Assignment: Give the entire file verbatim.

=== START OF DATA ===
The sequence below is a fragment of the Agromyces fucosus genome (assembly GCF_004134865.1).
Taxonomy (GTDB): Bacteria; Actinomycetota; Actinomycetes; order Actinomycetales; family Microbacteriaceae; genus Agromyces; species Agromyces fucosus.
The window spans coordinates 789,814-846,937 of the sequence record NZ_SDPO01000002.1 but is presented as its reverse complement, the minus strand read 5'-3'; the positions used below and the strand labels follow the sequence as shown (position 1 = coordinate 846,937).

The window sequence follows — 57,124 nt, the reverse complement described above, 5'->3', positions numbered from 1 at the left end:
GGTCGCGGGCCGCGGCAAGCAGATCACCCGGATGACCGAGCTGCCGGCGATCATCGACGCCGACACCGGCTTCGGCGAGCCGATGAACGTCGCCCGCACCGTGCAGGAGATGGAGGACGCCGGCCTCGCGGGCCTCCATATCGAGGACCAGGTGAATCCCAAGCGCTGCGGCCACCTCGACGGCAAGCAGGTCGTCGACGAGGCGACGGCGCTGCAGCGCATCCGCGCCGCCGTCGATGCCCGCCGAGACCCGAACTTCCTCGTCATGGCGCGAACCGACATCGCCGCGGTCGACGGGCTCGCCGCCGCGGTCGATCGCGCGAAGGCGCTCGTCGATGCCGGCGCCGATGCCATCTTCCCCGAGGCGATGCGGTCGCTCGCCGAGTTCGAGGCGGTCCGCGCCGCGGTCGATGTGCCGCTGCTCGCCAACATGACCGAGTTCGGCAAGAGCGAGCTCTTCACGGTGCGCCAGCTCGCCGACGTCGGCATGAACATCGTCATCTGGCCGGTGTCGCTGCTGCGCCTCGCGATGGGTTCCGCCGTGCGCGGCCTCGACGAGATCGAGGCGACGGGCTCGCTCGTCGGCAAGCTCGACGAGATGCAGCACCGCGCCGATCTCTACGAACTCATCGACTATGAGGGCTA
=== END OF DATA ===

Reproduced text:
The sequence below is a fragment of the Agromyces fucosus genome (assembly GCF_004134865.1).
Taxonomy (GTDB): Bacteria; Actinomycetota; Actinomycetes; order Actinomycetales; family Microbacteriaceae; genus Agromyces; species Agromyces fucosus.
The window spans coordinates 789,814-846,937 of the sequence record NZ_SDPO01000002.1 but is presented as its reverse complement, the minus strand read 5'-3'; the positions used below and the strand labels follow the sequence as shown (position 1 = coordinate 846,937).

The window sequence follows — 57,124 nt, the reverse complement described above, 5'->3', positions numbered from 1 at the left end:
GGTCGCGGGCCGCGGCAAGCAGATCACCCGGATGACCGAGCTGCCGGCGATCATCGACGCCGACACCGGCTTCGGCGAGCCGATGAACGTCGCCCGCACCGTGCAGGAGATGGAGGACGCCGGCCTCGCGGGCCTCCATATCGAGGACCAGGTGAATCCCAAGCGCTGCGGCCACCTCGACGGCAAGCAGGTCGTCGACGAGGCGACGGCGCTGCAGCGCATCCGCGCCGCCGTCGATGCCCGCCGAGACCCGAACTTCCTCGTCATGGCGCGAACCGACATCGCCGCGGTCGACGGGCTCGCCGCCGCGGTCGATCGCGCGAAGGCGCTCGTCGATGCCGGCGCCGATGCCATCTTCCCCGAGGCGATGCGGTCGCTCGCCGAGTTCGAGGCGGTCCGCGCCGCGGTCGATGTGCCGCTGCTCGCCAACATGACCGAGTTCGGCAAGAGCGAGCTCTTCACGGTGCGCCAGCTCGCCGACGTCGGCATGAACATCGTCATCTGGCCGGTGTCGCTGCTGCGCCTCGCGATGGGTTCCGCCGTGCGCGGCCTCGACGAGATCGAGGCGACGGGCTCGCTCGTCGGCAAGCTCGACGAGATGCAGCACCGCGCCGATCTCTACGAACTCATCGACTATGAGGGCTA